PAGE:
The bank said in a statement that over 12 weeks, each participant would use either a key fob, fitness-style wristband or a watch-strap clip to make their daily purchases.
Bankwest managing director Rowan Munchenberg said the company was looking to see where "this toe in the water trial could take us. We need to continually evolve and adapt to meet the quickly changing needs of our customers".
"Our customers’ lives are so varied and so we need to look at offering a range of payment methods that fit their lifestyles. Students, self-employed, FIFOs, retirees, regional or metro – there really can’t be a one size fits all approach anymore.
The bank began to experiment with the idea after one of its regular hack days at which new ideas are discussed.
Bankwest configuration engineer Minh Dang, who was part of the Hack Day team that devised the wearables trial, said: "When the idea of these wearables came up at the Hack Day people got really excited.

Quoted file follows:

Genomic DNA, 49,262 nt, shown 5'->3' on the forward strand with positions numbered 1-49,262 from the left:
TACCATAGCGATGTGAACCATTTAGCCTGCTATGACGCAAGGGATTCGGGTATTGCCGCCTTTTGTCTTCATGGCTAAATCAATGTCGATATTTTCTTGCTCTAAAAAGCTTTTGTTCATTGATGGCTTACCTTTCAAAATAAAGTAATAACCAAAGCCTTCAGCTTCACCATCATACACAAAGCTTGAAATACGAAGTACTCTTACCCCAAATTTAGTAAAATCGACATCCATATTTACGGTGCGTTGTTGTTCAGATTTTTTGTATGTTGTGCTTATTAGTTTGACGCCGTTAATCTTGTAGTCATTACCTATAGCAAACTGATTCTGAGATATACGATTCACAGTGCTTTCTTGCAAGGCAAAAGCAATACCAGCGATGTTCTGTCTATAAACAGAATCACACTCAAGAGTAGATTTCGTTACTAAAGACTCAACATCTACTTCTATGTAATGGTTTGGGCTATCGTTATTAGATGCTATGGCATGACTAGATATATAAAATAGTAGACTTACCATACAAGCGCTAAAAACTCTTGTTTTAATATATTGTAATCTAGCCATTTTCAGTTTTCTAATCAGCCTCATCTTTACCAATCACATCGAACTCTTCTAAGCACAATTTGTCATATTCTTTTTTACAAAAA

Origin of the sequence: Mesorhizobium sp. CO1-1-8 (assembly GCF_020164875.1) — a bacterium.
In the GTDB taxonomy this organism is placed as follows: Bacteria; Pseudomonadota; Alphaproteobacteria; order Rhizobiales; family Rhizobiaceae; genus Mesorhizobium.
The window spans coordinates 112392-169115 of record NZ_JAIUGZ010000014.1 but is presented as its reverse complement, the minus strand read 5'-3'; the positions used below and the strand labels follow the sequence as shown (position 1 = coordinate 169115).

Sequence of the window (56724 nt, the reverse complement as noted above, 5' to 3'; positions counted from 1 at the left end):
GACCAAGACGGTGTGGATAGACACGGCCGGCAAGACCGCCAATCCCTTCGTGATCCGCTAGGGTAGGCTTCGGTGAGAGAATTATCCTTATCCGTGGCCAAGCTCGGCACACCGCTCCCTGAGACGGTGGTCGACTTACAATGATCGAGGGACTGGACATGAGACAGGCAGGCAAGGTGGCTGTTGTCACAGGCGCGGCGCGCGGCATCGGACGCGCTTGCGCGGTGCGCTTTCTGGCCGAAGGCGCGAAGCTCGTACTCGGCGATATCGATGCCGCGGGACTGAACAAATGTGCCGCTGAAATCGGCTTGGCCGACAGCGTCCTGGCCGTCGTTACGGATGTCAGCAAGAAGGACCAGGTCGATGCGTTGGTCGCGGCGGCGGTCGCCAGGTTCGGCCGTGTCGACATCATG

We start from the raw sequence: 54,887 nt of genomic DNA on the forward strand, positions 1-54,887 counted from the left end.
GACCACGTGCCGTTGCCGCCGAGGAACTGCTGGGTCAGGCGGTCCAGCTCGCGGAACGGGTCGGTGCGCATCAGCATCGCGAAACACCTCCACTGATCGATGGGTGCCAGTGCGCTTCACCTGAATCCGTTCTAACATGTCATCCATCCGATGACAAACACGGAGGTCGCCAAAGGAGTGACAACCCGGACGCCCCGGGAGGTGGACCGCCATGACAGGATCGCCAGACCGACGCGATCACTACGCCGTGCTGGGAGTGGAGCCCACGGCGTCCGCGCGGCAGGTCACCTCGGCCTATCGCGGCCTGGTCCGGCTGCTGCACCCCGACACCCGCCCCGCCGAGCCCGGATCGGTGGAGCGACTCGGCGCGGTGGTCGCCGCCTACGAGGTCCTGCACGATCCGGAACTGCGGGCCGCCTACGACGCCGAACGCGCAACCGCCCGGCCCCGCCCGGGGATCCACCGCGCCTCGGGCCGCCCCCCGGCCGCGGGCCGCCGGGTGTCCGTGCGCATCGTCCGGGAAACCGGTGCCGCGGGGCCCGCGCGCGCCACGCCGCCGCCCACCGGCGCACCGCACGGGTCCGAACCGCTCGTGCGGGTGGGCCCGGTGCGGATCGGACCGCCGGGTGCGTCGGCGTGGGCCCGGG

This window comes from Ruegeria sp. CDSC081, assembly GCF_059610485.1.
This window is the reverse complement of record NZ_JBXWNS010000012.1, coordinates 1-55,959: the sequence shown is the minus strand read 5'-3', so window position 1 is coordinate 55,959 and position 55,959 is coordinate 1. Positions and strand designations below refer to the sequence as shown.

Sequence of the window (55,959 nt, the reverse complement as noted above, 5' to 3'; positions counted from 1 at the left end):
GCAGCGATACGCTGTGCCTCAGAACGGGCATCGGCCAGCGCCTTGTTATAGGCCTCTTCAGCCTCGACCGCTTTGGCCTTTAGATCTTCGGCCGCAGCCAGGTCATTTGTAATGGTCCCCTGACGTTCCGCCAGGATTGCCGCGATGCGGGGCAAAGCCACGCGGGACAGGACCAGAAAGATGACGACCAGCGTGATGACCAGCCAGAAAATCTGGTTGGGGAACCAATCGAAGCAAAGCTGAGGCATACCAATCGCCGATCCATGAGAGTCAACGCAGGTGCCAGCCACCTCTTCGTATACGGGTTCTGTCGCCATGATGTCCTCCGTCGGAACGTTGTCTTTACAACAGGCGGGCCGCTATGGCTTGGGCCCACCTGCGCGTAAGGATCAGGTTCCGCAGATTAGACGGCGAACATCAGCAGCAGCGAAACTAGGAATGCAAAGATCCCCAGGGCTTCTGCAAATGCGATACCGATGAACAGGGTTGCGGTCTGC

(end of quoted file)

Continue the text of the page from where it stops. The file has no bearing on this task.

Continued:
"It’s so great to see it now becoming a reality in the trial. There’s not many places where you can see something start at such a small level and then become a reality."
Participation in the trial has been voluntary and detailed feedback is provided on the experience. Data is also being gathered on how people use the new tech along with contactless features on existing debit and credit cards and phones.
“We think we’ll see people starting to adapt to whatever comes to hand most easily,” said Munchenberg.
“If they’re buying petrol and have their keys in their hand they may well pay with their key fob. If they’re out for a run and stop for a drink they could swipe their wristband. The technology is just as secure as in people’s cards – it’s just in a different form."